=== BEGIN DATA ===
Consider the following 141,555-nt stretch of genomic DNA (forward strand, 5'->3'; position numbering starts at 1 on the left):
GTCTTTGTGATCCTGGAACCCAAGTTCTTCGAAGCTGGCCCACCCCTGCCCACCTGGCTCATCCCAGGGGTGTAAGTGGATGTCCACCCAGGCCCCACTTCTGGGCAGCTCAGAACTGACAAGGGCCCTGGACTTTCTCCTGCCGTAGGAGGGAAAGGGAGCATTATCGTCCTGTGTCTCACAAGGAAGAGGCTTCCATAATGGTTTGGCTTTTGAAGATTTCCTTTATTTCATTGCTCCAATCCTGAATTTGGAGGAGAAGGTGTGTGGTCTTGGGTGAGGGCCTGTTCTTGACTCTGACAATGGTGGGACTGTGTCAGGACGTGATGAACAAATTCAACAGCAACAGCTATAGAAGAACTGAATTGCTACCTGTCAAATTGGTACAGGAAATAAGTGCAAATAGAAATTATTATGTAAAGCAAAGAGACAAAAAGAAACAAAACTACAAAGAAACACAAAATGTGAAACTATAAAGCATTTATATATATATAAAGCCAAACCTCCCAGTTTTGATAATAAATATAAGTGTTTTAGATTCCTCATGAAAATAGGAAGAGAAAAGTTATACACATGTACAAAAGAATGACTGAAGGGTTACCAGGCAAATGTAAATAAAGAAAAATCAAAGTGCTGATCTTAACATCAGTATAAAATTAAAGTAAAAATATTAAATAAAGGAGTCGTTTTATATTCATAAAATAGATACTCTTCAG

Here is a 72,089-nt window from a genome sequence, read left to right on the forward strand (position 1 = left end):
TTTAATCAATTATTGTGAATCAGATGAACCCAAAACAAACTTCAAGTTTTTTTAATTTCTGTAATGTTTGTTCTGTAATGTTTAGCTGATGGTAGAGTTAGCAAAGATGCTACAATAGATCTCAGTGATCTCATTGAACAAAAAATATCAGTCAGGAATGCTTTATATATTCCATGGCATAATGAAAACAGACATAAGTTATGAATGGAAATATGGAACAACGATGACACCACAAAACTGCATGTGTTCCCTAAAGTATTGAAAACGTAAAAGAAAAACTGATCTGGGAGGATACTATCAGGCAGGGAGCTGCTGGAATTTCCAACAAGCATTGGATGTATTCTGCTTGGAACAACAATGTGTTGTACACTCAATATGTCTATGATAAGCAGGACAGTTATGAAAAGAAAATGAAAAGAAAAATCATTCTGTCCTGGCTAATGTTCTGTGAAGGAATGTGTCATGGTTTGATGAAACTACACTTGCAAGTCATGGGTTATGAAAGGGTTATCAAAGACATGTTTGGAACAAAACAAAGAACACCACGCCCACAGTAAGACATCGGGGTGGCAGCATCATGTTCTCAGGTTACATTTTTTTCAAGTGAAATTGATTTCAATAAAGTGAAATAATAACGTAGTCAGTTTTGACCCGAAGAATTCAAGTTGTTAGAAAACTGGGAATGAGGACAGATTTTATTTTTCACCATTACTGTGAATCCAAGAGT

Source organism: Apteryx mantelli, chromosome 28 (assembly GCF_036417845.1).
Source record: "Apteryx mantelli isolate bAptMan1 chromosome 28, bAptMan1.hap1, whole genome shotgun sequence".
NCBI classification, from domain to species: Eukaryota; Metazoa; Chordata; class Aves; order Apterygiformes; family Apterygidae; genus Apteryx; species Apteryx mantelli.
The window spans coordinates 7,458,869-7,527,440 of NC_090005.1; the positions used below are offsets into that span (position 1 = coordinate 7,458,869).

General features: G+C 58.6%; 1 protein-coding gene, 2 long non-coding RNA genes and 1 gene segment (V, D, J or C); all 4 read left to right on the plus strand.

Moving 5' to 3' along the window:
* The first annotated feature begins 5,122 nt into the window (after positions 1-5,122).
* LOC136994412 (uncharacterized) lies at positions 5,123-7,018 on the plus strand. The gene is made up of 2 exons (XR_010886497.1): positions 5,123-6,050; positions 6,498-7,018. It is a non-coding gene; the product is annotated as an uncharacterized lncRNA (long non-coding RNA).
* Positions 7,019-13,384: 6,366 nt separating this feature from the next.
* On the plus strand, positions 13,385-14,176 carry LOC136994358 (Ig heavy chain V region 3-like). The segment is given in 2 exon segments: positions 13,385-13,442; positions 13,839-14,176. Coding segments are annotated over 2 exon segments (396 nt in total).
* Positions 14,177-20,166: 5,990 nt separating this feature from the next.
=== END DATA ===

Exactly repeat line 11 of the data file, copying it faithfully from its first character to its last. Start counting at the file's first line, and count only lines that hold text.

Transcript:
* The first annotated feature begins 5,122 nt into the window (after positions 1-5,122).